United States Regiments & Batteries > New York > 43rd New York Infantry Regiment

“Albany And Yates’ Rifles”

The 43rd New York Infantry Regiment lost 13 officers and 110 enlisted men killed and mortally wounded and 1 officer and 120 enlisted men to disease during the Civil War. It is honored by a little-seen monument at Gettysburg on “Lost Lane.”

August -September The 43rd New York Infantry Regiment was organized at Albany, New York under the command of Colonel Francis L. Vinton, Lieutenant Colonel Charles Pierson and Major Benjamin Baker
September 21 Left New York for Washington, D.C. Attached to Hancock’s Brigade, W. F. Smith’s Division, Army of the Potomac for duty in the Defenses of Washington, D. C.
October 1 Major Baker was promoted to lieutenant colonel
February 22 Expedition to Vienna and Flint Hill
March Attached to 1st Brigade, 2nd Division, 4th Corps, Army of the Potomac
March 10-15 Advance on Manassas, Virginia.
March 16

Peninsula Campaign

Moved to Alexandria then to Fortress Monroe, Virginia.

April 4-5 Advance on Yorktown
April 5-May 4

Siege of Yorktown

April 16 Lee’s Mills
April 28

Reconnaissance toward Lee’s Mills

The regiment lost 1 officer killed and Captain Charles Miliken and 4 enlisted men wounded.

May 5

Battle of Williamsburg

May 6 – 18 Duty at White House. Attached to 1st Brigade, 2nd Division, 6th Army Corps
May Picket duty near Richmond
June 25-July 1

Seven days before Richmond

The regiment lost 6 enlisted men killed or mortally wounded, 37 enlisted men wounded, and 28 missing or captured.

June 27

Garnett’s Farm

June 28

Garnett’s and Golding’s Farms

June 30

White Oak Swamp

July 1

Malvern Hill

July 15 Lieutenant Colonel Pierson was discharged.
July 17 Captain John Wilson of Company A was promoted to major.
At Harrison’s Landing

The regiment was consolidated to a battalion of five companies. Five new companies were recruited in New York that would join in October

August 16-28 Movement to Fortress Monroe, then to Centreville.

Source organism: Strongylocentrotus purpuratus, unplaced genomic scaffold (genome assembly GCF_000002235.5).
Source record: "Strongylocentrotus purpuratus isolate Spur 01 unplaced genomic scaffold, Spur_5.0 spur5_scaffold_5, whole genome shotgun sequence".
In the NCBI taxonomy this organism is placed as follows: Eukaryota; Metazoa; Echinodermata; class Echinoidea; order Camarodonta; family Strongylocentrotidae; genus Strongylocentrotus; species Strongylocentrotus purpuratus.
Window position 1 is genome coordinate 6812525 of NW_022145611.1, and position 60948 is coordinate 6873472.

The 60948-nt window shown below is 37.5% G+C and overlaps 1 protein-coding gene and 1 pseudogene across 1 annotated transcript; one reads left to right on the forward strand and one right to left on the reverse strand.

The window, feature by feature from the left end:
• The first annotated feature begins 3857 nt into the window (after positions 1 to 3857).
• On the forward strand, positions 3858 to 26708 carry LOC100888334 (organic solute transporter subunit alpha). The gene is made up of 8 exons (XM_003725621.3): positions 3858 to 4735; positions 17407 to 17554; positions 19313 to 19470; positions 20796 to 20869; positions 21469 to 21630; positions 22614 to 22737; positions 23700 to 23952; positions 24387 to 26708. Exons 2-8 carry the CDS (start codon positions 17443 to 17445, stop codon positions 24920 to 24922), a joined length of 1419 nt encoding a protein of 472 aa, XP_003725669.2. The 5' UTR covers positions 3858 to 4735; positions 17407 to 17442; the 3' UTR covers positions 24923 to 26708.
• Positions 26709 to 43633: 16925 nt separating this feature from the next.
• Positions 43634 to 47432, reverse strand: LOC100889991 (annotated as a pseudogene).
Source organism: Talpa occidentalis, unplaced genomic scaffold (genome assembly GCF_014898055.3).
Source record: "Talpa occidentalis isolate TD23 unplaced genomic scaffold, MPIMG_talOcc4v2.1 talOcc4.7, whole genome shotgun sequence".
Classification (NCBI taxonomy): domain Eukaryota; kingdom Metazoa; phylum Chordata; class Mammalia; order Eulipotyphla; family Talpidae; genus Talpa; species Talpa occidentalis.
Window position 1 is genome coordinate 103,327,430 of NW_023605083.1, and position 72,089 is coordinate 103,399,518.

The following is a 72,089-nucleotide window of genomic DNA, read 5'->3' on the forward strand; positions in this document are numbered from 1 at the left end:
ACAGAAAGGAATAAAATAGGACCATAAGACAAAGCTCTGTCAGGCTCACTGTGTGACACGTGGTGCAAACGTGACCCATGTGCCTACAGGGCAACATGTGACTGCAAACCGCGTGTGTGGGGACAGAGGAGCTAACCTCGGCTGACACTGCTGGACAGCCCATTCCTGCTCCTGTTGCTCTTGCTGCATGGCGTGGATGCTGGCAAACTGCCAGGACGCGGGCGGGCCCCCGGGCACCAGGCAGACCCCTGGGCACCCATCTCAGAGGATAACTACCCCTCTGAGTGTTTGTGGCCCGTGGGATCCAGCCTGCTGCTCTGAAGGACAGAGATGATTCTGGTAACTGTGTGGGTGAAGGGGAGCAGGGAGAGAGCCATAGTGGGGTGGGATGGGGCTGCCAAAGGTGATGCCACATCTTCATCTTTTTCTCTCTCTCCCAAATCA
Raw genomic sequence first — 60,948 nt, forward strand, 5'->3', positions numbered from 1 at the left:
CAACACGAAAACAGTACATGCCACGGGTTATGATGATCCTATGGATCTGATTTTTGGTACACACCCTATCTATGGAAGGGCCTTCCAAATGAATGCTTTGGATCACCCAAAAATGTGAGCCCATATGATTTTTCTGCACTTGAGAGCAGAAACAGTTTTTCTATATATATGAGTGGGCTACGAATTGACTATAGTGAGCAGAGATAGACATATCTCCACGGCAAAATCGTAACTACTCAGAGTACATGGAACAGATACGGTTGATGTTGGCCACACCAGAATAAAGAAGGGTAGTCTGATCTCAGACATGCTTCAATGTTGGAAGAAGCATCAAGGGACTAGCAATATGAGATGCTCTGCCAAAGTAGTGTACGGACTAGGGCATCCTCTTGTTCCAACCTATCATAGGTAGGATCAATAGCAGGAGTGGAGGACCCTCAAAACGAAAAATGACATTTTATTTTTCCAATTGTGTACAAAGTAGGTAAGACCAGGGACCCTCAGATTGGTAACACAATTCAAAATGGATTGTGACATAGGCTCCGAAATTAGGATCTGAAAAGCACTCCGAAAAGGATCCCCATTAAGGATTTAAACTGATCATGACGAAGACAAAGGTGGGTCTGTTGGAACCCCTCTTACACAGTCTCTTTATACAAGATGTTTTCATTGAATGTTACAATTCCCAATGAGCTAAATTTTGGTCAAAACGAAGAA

August 28-31 In works at Centreville
September 1 Covered Pope’s retreat to Fairfax Court House
September 6-22

Maryland Campaign

September 10-11 Sugar Loaf Mountain
September 14

South Mountain

The regiment was engaged at Crampton’s Gap.

September 16-17

Battle of Antietam

The battalion was commanded by Major Wilson. It was in reserve and lost 1 enlisted man wounded.

From the War Department marker for Smith’s Division on the Antietam battlefield:

Smith’s Division left camp between Crampton’s Pass and Rohrersville in Pleasant Valley at 5:30 A.M. of the 17th, crossed the Antietam at Pry’s Ford and arrived at the front about noon. Hancock’s Brigade was put in position on the left of Sedgwick’s Division of the Second Corps, its right near the Poffenberger Lane, its left extending in front of and parallel to the East Woods, Irwin’s Brigade advancing took cover behind the ridge south of the Smoketown Road and in front of the Church… The Division remained in position with some slight changes until the morning of the 19th, when it advanced and ascertained that the Confederates had recrossed the Potomac.

September 19 Colonel Vinton was promoted to brigadier general.
September 24 Lieutenant Colonel Baker was promoted to colonel, Major Wilson to lieutenant colonel and Captain John Fryer of Company A to major.
September-October Duty at Hagerstown, Maryland. Five new companies joined the regiment in October, returning it to regimental strength.
October 30-November 19 Movement to Falmouth, Virginia.
December 12-15

Battle of Fredericksburg

The regiment lost 11 enlisted men wounded and 1 missing

January 20-24 “Mud March”
January 26 Attached to Light Division, 6th Corps
February-April At Falmouth
April 27-May 6

Chancellorsville Campaign

April 29-May 2 Operations about Franklin’s Crossing. attached to 3rd Brigade, 2nd Division, 6th Corps, Army of the Potomac
May 3

Battle of Maryes Heights, Second Fredericksburg

May 3-4
Marye’s Heights and Salem Church

Captains Hugh Knickerbocker and Douglas Lodge, Lieutenant George Krontz and 17 enlisted men were killed or mortally wounded, 2 officers and 46 enlisted men were wounded, and 7 officers and 129 enlisted men captured.Three cannon from the Confederate Washington Artillery of New Orleans were captured by the regiment.

May 4

Banks’ Ford

June 5-13 Operation at Franklin’s Crossing
July 2-4

Battle of Gettysburg

Commanded by Lieutenant Colonel John Wilson. It brought 403 men to the field, losing Captain William H. Gilfillan and 1 enlisted man killed, 2 enlisted men wounded and 1 missing.

From the monument at Gettysburg:

Arrived on field 4 p.m. July 2d 1863. Held this position from the morning of July 3d until the close of battle.

July 5-24 Pursuit of Lee
August Duty on the line of the Rappahannock